The book of Ecclesiastes contains Proverbs, maxims, sayings, and is largely an autobiographical story. Solomon wrote it late in his life, approximately 935 B.C. He had become aware of the mistakes that he made throughout his life and began to document them. The purpose of Ecclesiastes is to spare future generations the suffering and misery of seeking after foolish, meaningless, materialistic emptiness, and to offer wisdom by discovering truth in seeking after God.
It appears that Solomon once again, wants to teach the reader wisdom, “I set my mind to seek and explore by wisdom concerning all that has been done under heaven. It is a grievous task which God has given to the sons of men to be afflicted with” (1:13).
• Chapter 1-2, deal with Solomon’s personal experiences throughout his life. He describes that everything he sought was selfish pleasure and meant nothing eternally. Generally, he speaks concerning the meaning of life, “I have seen all the works which have been done under the sun, and behold, all is vanity and striving after the wind.” (1:14). Solomon, the man whom God gave the most wisdom; sought after, researched, and tried everything in an attempt to find lasting happiness, and came to this conclusion: “All that my eyes desired I did not refuse them. I did not withhold my heart from any pleasure, for my heart was pleased because of all my labor and this was my reward for all my labor. Thus I considered all my activities which my hands had done and the labor which I had exerted, and behold all was vanity and striving after the wind and there was no profit under the sun.” (2:10-11).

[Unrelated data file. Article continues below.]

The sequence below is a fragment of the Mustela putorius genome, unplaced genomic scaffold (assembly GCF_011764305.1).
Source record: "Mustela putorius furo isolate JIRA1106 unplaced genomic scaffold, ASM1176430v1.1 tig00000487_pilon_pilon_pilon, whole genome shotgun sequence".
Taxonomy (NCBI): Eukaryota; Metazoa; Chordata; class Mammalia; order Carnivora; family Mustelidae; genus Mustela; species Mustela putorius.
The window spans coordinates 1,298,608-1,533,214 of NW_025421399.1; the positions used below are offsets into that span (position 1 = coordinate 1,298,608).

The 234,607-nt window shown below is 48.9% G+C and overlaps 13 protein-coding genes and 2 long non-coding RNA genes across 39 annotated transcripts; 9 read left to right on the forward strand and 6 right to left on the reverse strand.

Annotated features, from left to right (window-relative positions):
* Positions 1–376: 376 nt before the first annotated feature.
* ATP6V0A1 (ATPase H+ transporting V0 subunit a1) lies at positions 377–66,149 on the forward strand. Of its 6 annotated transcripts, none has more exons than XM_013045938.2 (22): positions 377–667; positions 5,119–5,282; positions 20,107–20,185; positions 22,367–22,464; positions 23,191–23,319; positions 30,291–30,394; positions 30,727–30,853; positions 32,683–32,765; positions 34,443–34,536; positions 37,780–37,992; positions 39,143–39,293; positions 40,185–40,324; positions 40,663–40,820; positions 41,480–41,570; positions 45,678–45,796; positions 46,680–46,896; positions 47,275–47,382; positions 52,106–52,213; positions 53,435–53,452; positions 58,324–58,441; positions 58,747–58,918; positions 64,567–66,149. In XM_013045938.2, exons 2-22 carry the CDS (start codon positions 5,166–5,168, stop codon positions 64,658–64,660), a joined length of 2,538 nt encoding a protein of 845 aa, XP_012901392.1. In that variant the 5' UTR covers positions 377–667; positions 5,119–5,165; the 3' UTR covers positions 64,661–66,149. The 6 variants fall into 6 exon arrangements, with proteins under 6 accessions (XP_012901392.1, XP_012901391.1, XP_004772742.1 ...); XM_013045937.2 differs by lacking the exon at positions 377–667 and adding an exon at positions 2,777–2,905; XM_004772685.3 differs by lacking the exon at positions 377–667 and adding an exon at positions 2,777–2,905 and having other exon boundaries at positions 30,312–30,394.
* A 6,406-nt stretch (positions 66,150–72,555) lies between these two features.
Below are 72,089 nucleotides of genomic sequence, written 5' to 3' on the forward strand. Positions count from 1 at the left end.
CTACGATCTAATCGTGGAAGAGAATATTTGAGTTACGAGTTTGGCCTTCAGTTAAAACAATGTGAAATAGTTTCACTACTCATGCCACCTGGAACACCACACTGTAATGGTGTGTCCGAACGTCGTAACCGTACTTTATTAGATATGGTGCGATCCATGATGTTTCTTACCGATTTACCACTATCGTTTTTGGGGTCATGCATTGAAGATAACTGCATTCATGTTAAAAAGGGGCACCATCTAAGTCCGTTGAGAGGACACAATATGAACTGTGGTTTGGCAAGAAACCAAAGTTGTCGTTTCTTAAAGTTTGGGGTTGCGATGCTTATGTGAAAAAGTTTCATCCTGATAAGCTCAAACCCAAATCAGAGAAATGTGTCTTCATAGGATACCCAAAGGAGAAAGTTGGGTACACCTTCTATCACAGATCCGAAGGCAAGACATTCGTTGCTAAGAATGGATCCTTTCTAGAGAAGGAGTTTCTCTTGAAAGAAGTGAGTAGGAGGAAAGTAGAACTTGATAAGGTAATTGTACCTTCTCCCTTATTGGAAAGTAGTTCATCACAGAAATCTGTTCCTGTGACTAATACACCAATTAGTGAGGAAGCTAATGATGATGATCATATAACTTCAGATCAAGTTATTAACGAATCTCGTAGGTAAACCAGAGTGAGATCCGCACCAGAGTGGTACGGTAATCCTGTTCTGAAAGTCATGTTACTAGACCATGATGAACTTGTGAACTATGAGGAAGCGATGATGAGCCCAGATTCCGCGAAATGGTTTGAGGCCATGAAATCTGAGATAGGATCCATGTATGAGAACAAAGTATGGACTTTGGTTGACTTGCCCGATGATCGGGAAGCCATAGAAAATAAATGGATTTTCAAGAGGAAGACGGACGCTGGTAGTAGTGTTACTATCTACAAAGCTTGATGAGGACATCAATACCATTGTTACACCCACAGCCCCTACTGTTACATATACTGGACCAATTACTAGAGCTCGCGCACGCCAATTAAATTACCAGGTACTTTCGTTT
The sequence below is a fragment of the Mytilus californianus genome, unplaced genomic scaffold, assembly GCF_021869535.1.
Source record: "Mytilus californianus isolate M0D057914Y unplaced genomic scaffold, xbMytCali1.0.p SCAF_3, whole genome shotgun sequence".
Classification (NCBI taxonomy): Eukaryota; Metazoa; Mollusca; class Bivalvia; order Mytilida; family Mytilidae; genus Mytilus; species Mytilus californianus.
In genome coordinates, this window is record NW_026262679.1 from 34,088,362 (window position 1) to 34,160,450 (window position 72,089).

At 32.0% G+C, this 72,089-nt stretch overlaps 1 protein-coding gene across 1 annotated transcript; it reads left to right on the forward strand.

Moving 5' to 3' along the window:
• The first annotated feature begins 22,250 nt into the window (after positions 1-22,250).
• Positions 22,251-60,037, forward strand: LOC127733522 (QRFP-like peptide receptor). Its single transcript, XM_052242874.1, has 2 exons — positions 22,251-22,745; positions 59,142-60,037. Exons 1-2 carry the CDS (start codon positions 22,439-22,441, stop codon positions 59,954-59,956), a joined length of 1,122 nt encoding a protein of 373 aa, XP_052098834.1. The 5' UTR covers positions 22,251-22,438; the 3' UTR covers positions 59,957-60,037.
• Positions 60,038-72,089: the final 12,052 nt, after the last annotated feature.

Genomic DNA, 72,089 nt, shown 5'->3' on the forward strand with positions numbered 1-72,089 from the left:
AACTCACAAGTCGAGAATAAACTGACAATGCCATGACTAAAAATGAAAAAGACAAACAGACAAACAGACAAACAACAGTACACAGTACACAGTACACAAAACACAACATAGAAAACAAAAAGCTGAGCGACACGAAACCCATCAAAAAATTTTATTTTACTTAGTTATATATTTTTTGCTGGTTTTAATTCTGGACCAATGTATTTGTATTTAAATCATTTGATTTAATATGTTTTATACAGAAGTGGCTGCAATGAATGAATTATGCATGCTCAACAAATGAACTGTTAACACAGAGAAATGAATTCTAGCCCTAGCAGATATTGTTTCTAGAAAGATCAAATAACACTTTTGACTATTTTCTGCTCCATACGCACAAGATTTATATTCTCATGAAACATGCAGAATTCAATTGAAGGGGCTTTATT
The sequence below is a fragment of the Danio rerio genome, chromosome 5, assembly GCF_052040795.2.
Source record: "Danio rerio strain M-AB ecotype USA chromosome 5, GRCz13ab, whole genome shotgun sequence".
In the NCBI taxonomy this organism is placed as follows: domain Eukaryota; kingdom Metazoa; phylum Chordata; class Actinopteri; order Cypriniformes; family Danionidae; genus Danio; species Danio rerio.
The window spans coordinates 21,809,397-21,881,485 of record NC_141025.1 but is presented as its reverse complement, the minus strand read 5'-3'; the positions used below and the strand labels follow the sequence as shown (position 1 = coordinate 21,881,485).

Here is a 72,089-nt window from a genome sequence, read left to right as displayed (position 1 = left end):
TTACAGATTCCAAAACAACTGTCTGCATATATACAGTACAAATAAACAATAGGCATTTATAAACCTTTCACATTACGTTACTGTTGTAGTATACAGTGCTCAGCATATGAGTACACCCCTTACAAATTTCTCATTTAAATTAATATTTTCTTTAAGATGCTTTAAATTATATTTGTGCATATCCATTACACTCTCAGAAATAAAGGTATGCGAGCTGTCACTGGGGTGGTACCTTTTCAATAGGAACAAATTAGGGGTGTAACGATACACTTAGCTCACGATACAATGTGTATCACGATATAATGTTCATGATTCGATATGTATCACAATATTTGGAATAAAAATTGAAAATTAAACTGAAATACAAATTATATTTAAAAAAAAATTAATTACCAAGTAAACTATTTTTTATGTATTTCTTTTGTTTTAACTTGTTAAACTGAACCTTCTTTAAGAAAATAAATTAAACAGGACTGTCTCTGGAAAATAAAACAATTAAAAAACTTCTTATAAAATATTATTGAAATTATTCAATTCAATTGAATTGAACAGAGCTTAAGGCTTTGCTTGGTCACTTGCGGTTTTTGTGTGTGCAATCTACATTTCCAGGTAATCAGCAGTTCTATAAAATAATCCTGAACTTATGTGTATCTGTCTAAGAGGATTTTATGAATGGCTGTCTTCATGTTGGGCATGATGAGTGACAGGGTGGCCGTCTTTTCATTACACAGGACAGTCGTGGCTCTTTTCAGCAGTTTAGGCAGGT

• In chapters 3-5, Solomon gives common explanations and observations. One in particular is 5:15, “As he had come naked from his mother’s womb, so will he return…”, speaking of everyone who dies takes nothing with him; possessions, in the end, are ultimately useless. As tough as it is, our sinful nature naturally gravitates toward materialism.
• Chapters 6-8, Solomon gives advice for having a meaningful life, “Consider the work of God, for who is able to straighten what He has bent?” (7:13).
• In chapters 9-12, Solomon writes a conclusion that clears up the entire book, everyone will eventually die and all the deeds of man are vanity (useless) without God; our obedience must be to Him. “The conclusion, when all has been heard, is: Fear God and keep His commandments, because this applies to every person.” (12:13). Source